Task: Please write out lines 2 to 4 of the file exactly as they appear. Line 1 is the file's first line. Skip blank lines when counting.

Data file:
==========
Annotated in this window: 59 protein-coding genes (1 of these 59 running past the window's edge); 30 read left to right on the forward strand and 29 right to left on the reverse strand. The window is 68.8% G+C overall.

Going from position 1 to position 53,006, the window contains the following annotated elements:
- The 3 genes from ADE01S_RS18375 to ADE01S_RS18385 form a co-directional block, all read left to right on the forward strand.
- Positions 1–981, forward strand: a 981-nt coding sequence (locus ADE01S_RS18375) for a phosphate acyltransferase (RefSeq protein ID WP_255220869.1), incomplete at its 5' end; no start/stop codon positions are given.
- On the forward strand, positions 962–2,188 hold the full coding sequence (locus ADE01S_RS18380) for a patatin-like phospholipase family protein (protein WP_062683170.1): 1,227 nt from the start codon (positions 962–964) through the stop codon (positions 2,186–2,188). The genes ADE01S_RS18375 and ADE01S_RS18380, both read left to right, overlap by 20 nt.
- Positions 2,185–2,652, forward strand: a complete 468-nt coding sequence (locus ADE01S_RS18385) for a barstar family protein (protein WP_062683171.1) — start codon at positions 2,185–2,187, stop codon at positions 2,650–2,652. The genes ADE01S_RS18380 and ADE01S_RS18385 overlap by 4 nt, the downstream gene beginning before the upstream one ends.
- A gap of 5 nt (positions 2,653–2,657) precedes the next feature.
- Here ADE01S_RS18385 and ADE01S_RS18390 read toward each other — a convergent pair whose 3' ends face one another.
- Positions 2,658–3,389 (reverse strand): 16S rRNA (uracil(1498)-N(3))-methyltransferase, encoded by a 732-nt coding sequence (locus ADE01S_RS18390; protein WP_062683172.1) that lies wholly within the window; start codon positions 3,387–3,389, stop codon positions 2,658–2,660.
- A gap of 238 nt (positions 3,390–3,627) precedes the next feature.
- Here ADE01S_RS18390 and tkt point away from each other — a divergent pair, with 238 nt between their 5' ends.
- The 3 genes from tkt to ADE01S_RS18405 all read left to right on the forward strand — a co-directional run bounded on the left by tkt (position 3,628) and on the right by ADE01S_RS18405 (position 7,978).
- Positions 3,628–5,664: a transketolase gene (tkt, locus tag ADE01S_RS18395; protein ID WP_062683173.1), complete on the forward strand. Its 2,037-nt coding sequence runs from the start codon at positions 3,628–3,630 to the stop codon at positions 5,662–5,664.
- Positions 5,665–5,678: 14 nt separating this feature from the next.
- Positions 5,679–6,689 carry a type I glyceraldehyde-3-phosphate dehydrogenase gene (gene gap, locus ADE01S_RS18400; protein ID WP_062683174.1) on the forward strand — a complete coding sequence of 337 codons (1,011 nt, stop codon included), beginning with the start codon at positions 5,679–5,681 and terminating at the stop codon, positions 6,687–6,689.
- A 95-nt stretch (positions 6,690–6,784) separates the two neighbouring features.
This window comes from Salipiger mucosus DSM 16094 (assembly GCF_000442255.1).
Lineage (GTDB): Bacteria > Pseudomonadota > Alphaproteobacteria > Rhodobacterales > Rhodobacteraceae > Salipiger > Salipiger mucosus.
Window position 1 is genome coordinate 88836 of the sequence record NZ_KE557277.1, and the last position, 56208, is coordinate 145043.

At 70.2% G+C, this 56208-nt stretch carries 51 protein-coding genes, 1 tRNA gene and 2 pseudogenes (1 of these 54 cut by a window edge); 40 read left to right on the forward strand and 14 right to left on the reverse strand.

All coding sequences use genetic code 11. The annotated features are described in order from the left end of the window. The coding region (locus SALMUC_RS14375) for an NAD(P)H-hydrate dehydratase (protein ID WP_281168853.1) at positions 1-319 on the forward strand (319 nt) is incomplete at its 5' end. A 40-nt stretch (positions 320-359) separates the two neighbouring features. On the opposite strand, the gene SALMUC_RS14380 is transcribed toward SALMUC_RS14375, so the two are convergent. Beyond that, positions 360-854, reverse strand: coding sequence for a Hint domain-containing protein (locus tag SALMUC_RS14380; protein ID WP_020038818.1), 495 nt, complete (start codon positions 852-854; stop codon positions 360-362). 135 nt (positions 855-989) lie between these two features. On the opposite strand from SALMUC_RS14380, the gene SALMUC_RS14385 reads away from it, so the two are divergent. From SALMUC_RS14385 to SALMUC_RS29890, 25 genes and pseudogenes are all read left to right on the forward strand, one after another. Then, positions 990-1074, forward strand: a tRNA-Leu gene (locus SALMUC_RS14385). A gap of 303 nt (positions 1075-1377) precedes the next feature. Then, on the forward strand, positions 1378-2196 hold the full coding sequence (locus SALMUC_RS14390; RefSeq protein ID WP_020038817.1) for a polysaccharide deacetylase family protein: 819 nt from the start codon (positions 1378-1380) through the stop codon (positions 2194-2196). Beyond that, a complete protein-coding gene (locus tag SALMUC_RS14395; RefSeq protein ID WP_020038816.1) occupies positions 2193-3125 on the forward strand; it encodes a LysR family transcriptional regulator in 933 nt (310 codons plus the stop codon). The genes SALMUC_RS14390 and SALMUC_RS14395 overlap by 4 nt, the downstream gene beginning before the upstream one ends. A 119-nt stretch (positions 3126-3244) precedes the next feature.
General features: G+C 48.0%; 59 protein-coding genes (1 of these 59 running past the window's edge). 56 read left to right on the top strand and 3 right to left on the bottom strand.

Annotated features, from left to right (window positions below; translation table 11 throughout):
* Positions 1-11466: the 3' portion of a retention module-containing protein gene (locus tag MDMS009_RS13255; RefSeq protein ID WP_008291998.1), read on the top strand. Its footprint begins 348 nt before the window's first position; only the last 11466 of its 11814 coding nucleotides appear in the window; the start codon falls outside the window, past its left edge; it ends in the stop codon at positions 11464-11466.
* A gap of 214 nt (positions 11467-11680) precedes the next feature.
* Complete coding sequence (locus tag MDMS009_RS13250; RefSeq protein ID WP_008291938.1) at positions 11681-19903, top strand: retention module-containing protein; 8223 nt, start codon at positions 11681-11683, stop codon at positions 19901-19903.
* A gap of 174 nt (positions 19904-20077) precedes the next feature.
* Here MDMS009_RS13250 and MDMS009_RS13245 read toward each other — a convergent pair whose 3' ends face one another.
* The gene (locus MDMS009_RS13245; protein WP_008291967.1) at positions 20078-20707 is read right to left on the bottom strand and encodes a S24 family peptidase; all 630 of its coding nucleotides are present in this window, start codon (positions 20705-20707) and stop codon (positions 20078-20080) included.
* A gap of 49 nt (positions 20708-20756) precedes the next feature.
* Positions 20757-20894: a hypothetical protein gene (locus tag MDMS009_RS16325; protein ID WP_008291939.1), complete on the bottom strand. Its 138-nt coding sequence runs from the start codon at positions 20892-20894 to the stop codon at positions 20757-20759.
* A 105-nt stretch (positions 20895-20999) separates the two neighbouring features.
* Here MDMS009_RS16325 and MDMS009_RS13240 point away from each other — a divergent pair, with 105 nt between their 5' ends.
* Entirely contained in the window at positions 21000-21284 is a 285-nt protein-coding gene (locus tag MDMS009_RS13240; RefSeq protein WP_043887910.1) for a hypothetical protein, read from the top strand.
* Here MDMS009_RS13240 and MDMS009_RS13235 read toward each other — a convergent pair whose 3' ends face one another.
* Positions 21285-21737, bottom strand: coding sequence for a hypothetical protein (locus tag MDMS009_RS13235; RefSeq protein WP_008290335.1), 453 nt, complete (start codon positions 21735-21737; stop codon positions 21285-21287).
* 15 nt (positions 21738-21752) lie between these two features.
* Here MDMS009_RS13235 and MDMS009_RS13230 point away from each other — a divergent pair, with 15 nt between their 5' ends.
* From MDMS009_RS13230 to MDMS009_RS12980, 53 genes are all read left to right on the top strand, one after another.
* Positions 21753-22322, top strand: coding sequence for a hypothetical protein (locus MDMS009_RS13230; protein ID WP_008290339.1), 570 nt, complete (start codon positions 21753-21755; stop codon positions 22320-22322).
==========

Going from position 1 to position 53,006, the window contains the following annotated elements:
- The 3 genes from ADE01S_RS18375 to ADE01S_RS18385 form a co-directional block, all read left to right on the forward strand.
- Positions 1–981, forward strand: a 981-nt coding sequence (locus ADE01S_RS18375) for a phosphate acyltransferase (RefSeq protein ID WP_255220869.1), incomplete at its 5' end; no start/stop codon positions are given.